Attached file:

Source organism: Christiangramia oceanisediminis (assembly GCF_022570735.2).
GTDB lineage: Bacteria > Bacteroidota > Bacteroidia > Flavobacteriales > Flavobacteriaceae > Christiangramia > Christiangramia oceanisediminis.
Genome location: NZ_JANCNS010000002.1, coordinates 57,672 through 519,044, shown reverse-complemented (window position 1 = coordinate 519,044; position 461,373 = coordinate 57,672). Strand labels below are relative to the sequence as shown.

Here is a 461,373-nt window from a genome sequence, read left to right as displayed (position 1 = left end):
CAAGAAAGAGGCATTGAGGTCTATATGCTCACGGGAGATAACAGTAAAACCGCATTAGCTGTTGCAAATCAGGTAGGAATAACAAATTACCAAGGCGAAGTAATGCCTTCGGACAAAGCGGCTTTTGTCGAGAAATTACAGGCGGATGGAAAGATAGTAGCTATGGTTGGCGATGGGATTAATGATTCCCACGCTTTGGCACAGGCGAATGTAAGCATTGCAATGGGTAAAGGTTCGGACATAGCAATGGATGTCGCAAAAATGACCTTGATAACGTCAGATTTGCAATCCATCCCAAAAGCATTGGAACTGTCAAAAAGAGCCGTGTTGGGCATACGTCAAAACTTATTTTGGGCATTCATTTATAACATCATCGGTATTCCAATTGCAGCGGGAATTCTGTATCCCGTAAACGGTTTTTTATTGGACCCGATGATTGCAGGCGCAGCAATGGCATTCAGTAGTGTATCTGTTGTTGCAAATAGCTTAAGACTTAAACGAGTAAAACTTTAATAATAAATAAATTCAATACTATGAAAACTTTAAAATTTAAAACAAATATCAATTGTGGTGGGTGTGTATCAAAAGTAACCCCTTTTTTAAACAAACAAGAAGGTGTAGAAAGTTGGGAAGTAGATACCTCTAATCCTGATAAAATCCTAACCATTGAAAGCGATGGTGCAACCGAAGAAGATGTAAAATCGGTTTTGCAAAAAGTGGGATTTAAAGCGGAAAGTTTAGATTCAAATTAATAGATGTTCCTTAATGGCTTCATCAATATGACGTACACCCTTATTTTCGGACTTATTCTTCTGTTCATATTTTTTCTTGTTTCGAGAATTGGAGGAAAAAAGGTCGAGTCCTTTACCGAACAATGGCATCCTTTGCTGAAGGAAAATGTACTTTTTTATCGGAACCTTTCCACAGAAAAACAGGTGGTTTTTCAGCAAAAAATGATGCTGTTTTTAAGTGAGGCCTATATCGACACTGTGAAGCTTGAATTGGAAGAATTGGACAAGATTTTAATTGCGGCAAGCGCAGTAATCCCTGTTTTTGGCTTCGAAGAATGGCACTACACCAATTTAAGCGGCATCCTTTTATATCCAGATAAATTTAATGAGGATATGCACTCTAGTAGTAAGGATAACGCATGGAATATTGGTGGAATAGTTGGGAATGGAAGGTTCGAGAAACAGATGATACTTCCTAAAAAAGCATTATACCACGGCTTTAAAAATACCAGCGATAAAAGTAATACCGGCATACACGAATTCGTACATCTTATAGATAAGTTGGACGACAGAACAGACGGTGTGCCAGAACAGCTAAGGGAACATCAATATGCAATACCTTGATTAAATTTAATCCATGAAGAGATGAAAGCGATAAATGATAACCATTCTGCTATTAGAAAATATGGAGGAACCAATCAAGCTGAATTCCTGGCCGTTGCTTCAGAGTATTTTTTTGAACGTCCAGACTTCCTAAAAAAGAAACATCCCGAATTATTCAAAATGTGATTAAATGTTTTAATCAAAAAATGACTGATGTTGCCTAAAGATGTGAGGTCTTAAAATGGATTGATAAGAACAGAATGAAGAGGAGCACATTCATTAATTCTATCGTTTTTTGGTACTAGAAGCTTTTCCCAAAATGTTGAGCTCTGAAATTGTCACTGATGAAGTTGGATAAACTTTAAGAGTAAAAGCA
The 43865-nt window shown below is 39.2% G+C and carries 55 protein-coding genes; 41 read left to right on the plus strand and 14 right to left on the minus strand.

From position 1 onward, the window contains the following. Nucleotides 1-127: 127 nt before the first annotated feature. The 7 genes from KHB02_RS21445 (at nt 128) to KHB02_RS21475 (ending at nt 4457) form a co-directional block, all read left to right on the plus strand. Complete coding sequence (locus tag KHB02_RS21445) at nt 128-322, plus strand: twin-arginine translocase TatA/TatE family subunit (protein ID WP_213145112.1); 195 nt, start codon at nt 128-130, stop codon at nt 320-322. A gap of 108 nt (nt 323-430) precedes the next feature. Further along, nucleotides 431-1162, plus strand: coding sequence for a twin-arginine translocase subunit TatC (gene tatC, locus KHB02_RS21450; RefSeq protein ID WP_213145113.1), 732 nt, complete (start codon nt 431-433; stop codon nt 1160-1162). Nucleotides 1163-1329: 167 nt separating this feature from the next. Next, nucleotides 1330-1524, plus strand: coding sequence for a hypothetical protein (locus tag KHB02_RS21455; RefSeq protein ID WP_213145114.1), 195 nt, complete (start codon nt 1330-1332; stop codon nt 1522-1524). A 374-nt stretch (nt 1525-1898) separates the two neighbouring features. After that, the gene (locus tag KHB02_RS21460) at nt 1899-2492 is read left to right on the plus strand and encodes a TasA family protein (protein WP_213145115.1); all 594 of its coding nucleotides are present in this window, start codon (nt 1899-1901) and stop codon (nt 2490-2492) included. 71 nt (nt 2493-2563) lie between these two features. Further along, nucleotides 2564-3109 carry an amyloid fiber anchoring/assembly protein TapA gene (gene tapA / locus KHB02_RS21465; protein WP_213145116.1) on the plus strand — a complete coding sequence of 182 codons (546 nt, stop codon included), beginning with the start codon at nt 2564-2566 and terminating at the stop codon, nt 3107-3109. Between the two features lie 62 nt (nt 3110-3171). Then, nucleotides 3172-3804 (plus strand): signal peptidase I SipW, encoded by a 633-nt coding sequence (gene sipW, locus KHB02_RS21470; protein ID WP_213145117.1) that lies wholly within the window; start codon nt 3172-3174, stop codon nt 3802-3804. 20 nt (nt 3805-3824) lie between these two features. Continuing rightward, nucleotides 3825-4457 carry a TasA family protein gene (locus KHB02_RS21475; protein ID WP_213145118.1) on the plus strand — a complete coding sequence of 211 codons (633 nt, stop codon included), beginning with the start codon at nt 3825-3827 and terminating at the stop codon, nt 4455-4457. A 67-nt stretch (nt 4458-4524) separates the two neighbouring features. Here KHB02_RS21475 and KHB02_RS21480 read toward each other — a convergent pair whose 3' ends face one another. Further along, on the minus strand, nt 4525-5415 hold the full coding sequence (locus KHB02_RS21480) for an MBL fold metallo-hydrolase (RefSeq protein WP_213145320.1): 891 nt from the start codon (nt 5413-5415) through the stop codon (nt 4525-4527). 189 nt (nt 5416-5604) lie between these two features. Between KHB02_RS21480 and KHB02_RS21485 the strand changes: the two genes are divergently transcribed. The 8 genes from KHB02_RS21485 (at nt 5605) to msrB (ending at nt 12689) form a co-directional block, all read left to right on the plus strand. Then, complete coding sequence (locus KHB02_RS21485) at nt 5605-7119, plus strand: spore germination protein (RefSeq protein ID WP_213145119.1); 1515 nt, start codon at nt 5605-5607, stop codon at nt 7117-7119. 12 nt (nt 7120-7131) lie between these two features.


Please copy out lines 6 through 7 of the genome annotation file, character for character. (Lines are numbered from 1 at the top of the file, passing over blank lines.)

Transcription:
The 43865-nt window shown below is 39.2% G+C and carries 55 protein-coding genes; 41 read left to right on the plus strand and 14 right to left on the minus strand.

From position 1 onward, the window contains the following. Nucleotides 1-127: 127 nt before the first annotated feature. The 7 genes from KHB02_RS21445 (at nt 128) to KHB02_RS21475 (ending at nt 4457) form a co-directional block, all read left to right on the plus strand. Complete coding sequence (locus tag KHB02_RS21445) at nt 128-322, plus strand: twin-arginine translocase TatA/TatE family subunit (protein ID WP_213145112.1); 195 nt, start codon at nt 128-130, stop codon at nt 320-322. A gap of 108 nt (nt 323-430) precedes the next feature. Further along, nucleotides 431-1162, plus strand: coding sequence for a twin-arginine translocase subunit TatC (gene tatC, locus KHB02_RS21450; RefSeq protein ID WP_213145113.1), 732 nt, complete (start codon nt 431-433; stop codon nt 1160-1162). Nucleotides 1163-1329: 167 nt separating this feature from the next. Next, nucleotides 1330-1524, plus strand: coding sequence for a hypothetical protein (locus tag KHB02_RS21455; RefSeq protein ID WP_213145114.1), 195 nt, complete (start codon nt 1330-1332; stop codon nt 1522-1524). A 374-nt stretch (nt 1525-1898) separates the two neighbouring features. After that, the gene (locus tag KHB02_RS21460) at nt 1899-2492 is read left to right on the plus strand and encodes a TasA family protein (protein WP_213145115.1); all 594 of its coding nucleotides are present in this window, start codon (nt 1899-1901) and stop codon (nt 2490-2492) included. 71 nt (nt 2493-2563) lie between these two features. Further along, nucleotides 2564-3109 carry an amyloid fiber anchoring/assembly protein TapA gene (gene tapA / locus KHB02_RS21465; protein WP_213145116.1) on the plus strand — a complete coding sequence of 182 codons (546 nt, stop codon included), beginning with the start codon at nt 2564-2566 and terminating at the stop codon, nt 3107-3109. Between the two features lie 62 nt (nt 3110-3171). Then, nucleotides 3172-3804 (plus strand): signal peptidase I SipW, encoded by a 633-nt coding sequence (gene sipW, locus KHB02_RS21470; protein ID WP_213145117.1) that lies wholly within the window; start codon nt 3172-3174, stop codon nt 3802-3804. 20 nt (nt 3805-3824) lie between these two features. Continuing rightward, nucleotides 3825-4457 carry a TasA family protein gene (locus KHB02_RS21475; protein ID WP_213145118.1) on the plus strand — a complete coding sequence of 211 codons (633 nt, stop codon included), beginning with the start codon at nt 3825-3827 and terminating at the stop codon, nt 4455-4457. A 67-nt stretch (nt 4458-4524) separates the two neighbouring features. Here KHB02_RS21475 and KHB02_RS21480 read toward each other — a convergent pair whose 3' ends face one another. Further along, on the minus strand, nt 4525-5415 hold the full coding sequence (locus KHB02_RS21480) for an MBL fold metallo-hydrolase (RefSeq protein WP_213145320.1): 891 nt from the start codon (nt 5413-5415) through the stop codon (nt 4525-4527). 189 nt (nt 5416-5604) lie between these two features. Between KHB02_RS21480 and KHB02_RS21485 the strand changes: the two genes are divergently transcribed. The 8 genes from KHB02_RS21485 (at nt 5605) to msrB (ending at nt 12689) form a co-directional block, all read left to right on the plus strand. Then, complete coding sequence (locus KHB02_RS21485) at nt 5605-7119, plus strand: spore germination protein (RefSeq protein ID WP_213145119.1); 1515 nt, start codon at nt 5605-5607, stop codon at nt 7117-7119. 12 nt (nt 7120-7131) lie between these two features.